BAUER, WALTER FELIX: German Protestant; b. at Königsberg Aug. 8, 1877. From 1895 to 1900 he studied at the universities of Marburg, Berlin, and Strasburg, and since 1903 has been privat-docent for church history at the University of Marburg. He has written Mündige und Unmündige bei dem Apostel Paulus (Marburg, 1902) and Der Alpostolos der Syrer in der Zeit von der Mitte des vierten Jahrhunderts bis zur Spaltung der syrischen Kirche (Giessen, 1903).

BAUM, baum, HENRY MASON: Protestant Episcopalian; b. at East Schuyler, N. Y., Feb. 24, 1848. He was educated at the Hudson River Institute, Claverack, N. Y., but did not attend a college. He received his theological training at De Lancey Divinity School, Geneva, N. Y., and was ordained to the priesthood in 1870. He was successively rector of St. Peter's Church, East Bloomfield, N. Y. (1870-71), missionary to Allen's Hill, Victor, Lima, and Honeoye Falls, N. Y. (1871-1872), rector of St. Matthew's Church, Laramie City, Wyo. (1872-73), in charge of St. James's Church, Paulsborough, N. J. (1873-74), rector of St. Matthew's Church, Lambertville, N. J. (1875-76), and rector of Trinity Church, Easton, Pa. (1876-80). From 1880 to 1892 he was editor of The Church Review, and in 1901 founded the Records of the Past, which he edited until 1905. He has taken a keen interest in the preservation of the antiquities of the United States, and was the author of the act passed by the Senate in 1904 for the protection of these archeological remains. In that year he also founded the Institute of Historical Research at Washington, and has since been its president. In theology he is a firm believer in the historical accuracy of the Bible. He has written Rights and Duties of Rectors, Church Wardens, and Vestrymen in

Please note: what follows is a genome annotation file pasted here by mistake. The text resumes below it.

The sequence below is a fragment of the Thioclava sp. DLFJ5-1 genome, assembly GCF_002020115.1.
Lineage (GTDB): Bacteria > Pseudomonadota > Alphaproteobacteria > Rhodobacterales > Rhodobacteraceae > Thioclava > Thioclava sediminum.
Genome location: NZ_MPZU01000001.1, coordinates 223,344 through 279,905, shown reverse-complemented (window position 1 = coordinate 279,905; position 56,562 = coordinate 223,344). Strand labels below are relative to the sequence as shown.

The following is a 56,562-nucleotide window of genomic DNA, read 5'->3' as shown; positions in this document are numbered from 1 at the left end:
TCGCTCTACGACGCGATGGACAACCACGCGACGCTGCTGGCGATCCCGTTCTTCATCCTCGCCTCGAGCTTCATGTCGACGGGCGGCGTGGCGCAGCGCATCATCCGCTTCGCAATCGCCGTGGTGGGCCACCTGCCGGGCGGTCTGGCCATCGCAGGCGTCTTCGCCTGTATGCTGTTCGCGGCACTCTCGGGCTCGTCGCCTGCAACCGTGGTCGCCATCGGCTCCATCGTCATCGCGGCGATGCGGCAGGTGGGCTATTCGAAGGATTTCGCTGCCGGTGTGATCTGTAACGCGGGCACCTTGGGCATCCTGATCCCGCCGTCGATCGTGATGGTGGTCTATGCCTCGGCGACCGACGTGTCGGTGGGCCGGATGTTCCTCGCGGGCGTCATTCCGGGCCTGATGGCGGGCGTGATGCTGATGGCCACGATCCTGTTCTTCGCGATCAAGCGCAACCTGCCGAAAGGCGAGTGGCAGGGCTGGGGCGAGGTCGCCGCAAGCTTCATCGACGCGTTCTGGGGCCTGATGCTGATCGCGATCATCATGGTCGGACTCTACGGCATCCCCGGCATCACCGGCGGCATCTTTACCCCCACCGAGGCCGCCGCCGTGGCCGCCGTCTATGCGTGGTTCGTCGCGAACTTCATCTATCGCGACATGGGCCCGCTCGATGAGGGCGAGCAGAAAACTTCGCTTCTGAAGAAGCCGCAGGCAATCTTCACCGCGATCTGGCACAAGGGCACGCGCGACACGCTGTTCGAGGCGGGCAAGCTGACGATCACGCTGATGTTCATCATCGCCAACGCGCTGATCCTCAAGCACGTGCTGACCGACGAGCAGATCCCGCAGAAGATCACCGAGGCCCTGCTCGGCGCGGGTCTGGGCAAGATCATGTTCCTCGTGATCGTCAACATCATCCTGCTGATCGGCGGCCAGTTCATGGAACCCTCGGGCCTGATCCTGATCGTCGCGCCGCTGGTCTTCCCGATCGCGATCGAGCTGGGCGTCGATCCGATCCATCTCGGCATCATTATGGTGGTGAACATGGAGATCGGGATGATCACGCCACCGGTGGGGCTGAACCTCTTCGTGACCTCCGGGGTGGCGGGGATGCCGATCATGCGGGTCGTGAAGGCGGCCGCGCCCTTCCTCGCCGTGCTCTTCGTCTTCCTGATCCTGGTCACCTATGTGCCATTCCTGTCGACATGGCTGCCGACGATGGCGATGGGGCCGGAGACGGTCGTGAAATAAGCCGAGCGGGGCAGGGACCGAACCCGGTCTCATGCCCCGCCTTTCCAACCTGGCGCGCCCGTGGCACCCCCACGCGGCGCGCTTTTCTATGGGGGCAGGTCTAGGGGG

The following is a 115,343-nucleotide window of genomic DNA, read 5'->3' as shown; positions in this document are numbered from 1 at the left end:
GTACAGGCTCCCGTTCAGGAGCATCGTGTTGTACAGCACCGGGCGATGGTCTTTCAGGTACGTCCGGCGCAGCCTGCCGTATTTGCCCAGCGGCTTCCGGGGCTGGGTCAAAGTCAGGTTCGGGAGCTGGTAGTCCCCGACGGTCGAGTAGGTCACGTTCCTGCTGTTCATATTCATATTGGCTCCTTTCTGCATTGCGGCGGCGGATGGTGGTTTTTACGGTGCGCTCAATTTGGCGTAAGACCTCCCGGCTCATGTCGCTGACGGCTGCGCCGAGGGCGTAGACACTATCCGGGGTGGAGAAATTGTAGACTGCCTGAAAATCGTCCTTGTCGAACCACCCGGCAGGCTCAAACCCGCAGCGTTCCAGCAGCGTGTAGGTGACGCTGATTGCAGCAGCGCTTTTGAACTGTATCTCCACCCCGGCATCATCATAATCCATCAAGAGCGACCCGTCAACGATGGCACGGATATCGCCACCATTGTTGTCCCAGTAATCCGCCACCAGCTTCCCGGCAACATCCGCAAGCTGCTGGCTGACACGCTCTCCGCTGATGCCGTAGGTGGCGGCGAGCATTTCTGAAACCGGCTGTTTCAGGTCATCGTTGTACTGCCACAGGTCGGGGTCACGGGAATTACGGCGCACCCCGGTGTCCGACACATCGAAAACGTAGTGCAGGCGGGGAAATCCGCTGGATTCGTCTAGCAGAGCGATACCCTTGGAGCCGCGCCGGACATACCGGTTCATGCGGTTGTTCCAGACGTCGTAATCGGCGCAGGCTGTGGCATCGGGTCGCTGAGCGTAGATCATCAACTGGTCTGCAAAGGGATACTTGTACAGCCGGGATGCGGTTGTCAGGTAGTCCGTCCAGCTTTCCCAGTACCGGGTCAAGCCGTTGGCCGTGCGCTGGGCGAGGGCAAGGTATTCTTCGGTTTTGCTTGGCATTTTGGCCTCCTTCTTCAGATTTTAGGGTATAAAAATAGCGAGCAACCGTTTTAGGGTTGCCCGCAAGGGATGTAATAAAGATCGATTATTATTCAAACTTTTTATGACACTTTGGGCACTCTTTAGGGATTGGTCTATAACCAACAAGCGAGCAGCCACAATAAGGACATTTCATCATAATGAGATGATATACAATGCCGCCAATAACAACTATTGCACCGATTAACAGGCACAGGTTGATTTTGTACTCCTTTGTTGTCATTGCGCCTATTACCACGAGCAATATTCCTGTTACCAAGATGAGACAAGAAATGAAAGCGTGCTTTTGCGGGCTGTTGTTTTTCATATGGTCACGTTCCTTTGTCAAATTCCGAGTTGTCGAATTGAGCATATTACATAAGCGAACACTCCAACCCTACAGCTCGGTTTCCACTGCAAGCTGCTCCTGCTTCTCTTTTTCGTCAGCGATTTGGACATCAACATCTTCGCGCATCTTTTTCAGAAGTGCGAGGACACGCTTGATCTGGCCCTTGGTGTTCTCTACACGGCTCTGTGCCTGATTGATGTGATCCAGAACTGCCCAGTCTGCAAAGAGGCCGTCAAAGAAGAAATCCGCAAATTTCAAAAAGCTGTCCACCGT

the American Church
(Philadelphia, 1879) and The Law of the Church in the United States (New York, 1886).

BAUM, JOHANN WILHELM: Protestant German theologian; b. at Flonheim (17 m. s.s.w. of Mainz) Dec. 7, 1809; d. at Strasburg Nov. 28, 1878. When he was thirteen years of age, he was sent to Strasburg to the house of his uncle, where he prepared himself for the ministry. Having completed his studies, he was made teacher at, the theological seminary at Strasburg in 1835. This position he resigned in 1844 and accepted the position of vicar of St. Thomas's in that city, whose first preacher he became in 1847. At the close of the Franco-Prussian war, the German government appointed him professor in the University of Strasburg. He belonged to the liberal Protestant party of his country, and made himself known by his writings on the history of the Reformation, as well as that of his own time, including Franz Lambert von Avignon (Strasburg and Paris, 1840); Theodor Beza nach handschriftlichen Quellen dargestellt (2 vols., Leipsic, 1843-45); Johann Georg Stuber, der Vorgänger Oberlins im Steinthale and Vorkämpfer einer neuen Zeit in Strassburg (Strasburg, 1846); Die Memoiren d'Aubigné's des Hugenotten von altem Schrott und Korn (Leipsic, 1854); Capito und Butzer, Strassburgs Reformatoren (Elberfeld, 1860), being the third part of Leben und ausgewählte Schriften der Väter und Begründer der reformirten Kirche. Besides these works written in German, he published in French Les Églises réformées de France sous la croix (Strasburg, 1869); Les Mémoires de P. Carrière dit Corteis (Strasburg, 1871); Le Procès de Baudichon de la Maisori-Neuve (Geneva, 1873). For a number of years Baum assisted his colleagues Reuss and Cunitz in the edition of Calvin's works published in the Corpus reformatorum.

BIBLIOGRAPHY: Zur Erinnerung an J. W. Baum, Reden, Strasburg, 1878; M. Baum, J. W. Baum, ein protestantisches Charakterbild aus dem Elsass, Bremen, 1880.


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